I have believed that it is not illegal form an employer to reduce the wage rate of an employee, even if the objective is to save overtime costs or where as DOL audit has turned up liability and the employer wishes to respond by effecting a reduction in wage rates so the employer’s labor costs do not increase. Not, it seems, that my theory may get a grand “test” in the US Supreme Court.

In a case arising in the Ninth Circuit (California), a plaintiff has petitioned the Supreme Court to hear her case and reverse the decision that the hospital-employer did not violate the Fair Labor Standards Act when it reduced the hourly rates of Nurses so that these reductions would “balance out” or offset anticipated overtime costs for those employees who were scheduled to work twelve-hour shifts. The case is entitled Parth v. Pomona Valley Hospital.

The plaintiff claims that this ruling essentially negates or nullifies the application of the FLSA. The plaintiff alleges that the Ninth Circuit has undermined the “intent” of the statute by providing employers with a loophole to evade the so-called proper payment of overtime. If the employer can lower the rate and then pay time and one-half on that reduced rate, argues the plaintiff, the true intent of the FLSA and its “spirit” is not being complied with.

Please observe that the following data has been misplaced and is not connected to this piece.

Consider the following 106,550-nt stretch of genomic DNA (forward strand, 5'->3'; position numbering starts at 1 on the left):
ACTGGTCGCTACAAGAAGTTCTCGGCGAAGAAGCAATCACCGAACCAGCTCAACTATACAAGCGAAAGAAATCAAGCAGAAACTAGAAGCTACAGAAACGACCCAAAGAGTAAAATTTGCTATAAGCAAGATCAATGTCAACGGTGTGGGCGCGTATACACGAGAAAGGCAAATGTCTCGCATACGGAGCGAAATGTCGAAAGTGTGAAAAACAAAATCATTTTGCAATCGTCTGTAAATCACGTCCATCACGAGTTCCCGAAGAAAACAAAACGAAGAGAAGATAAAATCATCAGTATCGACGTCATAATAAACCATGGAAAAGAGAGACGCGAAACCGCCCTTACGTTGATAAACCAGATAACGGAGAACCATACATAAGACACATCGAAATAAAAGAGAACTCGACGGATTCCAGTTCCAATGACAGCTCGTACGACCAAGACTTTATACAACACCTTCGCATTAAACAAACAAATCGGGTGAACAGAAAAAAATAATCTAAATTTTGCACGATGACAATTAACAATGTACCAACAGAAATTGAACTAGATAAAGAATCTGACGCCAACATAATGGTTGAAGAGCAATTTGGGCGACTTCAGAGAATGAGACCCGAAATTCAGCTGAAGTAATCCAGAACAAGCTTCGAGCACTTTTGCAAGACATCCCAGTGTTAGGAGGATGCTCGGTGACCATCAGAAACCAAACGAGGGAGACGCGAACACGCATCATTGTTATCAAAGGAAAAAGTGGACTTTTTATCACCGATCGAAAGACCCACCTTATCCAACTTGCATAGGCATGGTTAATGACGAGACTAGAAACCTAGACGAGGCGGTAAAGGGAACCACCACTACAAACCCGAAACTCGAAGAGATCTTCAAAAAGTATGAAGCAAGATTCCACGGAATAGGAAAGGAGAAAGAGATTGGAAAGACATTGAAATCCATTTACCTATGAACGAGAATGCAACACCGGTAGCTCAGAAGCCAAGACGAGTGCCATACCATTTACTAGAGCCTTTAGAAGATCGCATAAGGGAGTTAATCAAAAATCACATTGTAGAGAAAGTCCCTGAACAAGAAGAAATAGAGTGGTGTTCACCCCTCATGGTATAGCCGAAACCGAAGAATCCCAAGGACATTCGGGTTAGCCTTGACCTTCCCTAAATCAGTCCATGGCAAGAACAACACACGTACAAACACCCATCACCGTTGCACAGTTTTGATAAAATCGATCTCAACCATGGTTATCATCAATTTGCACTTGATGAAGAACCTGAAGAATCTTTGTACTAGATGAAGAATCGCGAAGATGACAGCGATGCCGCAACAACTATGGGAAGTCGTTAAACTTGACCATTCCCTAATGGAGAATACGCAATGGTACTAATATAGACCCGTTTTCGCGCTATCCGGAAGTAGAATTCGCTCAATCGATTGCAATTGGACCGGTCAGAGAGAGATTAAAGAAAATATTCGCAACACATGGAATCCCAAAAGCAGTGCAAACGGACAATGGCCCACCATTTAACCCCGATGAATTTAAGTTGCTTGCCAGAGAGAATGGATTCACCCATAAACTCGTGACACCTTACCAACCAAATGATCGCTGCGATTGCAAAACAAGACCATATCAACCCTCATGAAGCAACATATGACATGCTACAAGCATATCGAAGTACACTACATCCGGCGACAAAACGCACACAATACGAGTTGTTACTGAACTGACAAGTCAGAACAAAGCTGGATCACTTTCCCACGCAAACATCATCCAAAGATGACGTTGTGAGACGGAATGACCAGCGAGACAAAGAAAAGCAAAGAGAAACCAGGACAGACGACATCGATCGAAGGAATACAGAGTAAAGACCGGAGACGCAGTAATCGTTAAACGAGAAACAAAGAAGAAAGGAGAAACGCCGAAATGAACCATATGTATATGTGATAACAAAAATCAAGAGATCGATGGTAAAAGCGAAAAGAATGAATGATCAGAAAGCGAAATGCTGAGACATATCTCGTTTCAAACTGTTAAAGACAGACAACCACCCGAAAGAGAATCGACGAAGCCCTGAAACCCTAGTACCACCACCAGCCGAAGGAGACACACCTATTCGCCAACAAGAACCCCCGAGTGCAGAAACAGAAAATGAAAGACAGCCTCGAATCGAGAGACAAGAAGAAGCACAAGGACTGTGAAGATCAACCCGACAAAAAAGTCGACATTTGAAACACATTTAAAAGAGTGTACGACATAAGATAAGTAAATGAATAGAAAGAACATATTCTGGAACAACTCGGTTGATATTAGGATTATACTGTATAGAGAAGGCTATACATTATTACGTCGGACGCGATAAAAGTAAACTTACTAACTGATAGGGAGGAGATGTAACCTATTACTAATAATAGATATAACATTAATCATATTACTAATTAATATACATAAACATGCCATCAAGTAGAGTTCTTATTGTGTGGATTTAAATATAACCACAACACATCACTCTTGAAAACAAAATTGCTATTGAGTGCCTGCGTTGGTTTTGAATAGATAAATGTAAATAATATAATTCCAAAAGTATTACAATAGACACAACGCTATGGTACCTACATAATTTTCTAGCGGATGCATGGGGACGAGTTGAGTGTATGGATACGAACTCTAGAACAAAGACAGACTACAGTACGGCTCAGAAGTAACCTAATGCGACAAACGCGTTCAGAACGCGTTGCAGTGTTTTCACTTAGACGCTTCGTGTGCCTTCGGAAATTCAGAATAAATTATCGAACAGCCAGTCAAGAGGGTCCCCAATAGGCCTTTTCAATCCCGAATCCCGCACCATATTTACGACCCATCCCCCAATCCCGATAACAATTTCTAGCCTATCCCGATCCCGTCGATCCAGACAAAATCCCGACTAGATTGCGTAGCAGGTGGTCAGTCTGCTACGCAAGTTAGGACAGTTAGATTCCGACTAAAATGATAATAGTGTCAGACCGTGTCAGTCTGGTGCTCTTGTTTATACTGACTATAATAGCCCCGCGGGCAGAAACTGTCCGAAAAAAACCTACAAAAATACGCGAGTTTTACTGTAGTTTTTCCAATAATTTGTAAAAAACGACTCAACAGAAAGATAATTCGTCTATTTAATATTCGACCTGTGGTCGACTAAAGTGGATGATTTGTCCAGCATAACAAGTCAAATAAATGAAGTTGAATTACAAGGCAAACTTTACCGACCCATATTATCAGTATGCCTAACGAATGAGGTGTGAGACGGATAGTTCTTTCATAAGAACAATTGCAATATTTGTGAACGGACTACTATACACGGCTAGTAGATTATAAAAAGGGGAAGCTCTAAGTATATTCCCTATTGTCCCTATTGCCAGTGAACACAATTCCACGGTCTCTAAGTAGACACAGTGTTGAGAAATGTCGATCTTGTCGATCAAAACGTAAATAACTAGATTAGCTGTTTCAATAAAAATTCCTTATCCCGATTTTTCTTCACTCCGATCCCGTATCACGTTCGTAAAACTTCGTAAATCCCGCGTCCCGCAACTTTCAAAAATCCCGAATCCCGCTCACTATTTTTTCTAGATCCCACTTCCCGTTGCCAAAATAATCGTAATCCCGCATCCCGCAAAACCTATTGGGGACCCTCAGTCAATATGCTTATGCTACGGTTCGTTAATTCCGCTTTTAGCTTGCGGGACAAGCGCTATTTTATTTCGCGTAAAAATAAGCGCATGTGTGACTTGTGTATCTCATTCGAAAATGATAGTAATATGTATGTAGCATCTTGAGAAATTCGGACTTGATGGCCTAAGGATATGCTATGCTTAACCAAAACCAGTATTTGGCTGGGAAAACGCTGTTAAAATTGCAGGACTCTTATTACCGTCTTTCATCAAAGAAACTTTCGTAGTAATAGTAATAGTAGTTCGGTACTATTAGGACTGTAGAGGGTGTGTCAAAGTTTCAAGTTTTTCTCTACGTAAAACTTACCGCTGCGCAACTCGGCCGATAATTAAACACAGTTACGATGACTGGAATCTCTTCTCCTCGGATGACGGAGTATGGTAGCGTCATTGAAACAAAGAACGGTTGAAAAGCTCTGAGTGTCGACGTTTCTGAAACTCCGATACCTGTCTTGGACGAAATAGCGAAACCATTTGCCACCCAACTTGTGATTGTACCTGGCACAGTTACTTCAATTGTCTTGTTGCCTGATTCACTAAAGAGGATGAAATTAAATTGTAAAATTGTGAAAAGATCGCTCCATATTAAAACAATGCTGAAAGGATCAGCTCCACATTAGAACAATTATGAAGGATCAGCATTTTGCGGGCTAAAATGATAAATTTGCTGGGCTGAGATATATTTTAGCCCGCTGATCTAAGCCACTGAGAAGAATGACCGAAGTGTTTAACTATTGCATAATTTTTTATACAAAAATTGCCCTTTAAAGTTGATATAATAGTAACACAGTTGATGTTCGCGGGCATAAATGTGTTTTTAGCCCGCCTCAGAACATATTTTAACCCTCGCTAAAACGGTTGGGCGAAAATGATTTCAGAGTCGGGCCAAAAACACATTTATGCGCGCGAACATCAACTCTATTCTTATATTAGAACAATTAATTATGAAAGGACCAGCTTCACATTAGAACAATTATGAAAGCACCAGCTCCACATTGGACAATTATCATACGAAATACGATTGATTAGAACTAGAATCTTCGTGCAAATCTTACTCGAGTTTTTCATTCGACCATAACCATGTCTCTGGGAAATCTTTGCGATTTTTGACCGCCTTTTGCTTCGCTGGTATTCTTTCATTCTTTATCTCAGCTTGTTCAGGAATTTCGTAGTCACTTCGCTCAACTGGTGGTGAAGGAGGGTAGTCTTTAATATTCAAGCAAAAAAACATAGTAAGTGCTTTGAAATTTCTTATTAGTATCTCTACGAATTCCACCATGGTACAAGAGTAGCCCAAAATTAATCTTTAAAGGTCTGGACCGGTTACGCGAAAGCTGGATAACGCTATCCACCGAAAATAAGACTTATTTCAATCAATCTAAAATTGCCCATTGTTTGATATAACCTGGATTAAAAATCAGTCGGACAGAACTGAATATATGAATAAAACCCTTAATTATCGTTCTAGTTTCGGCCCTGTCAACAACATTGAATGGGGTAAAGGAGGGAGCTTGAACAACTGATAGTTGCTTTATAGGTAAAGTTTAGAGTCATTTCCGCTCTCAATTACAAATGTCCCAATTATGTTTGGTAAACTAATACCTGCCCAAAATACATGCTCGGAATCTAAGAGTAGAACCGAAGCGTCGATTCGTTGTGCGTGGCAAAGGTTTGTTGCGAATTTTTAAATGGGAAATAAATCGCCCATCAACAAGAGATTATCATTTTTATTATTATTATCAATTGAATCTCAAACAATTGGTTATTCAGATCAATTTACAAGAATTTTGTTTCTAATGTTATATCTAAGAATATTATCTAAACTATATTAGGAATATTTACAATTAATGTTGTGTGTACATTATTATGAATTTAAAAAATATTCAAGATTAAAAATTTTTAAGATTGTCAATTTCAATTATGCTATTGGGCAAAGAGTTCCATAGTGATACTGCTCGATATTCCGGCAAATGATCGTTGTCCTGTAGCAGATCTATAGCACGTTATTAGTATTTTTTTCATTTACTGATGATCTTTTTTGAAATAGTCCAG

The dispute had its genesis in requests made by nurses more than twenty years ago that they be allowed to work twelve hour shifts, rather than eight hour days, to cut down on their commuting time and to allow more leisure time for the nurses. The hospital agreed to this, but under California law, any hours worked in excess of eight in a day are deemed overtime hours. In response, the hospital cut the hourly rate so that, with the computation of the four overtime hours, the hospital’s labor costs had not increased.

In the Petition, the plaintiff claims that this policy of the hospital “immunized the hospital from the additional labor costs associated with overtime.” In contrast, the Ninth Circuit had ruled that “there is no justification in the law and no public policy rationale” for declaring the hospital’s policy (which was later embodied in a labor contract between hospital and the nurse union).

I believe this is legal. Certainly, in my view, it is legal if the employees voluntarily agree to the procedure, as they did herein. I also believe the employer, upon adequate notice to the affected employees, may do this unilaterally.

The Supreme Court will tell us, if it accepts the Petition. If not, then the Ninth Circuit decision will stand, a decision that approved of the procedure.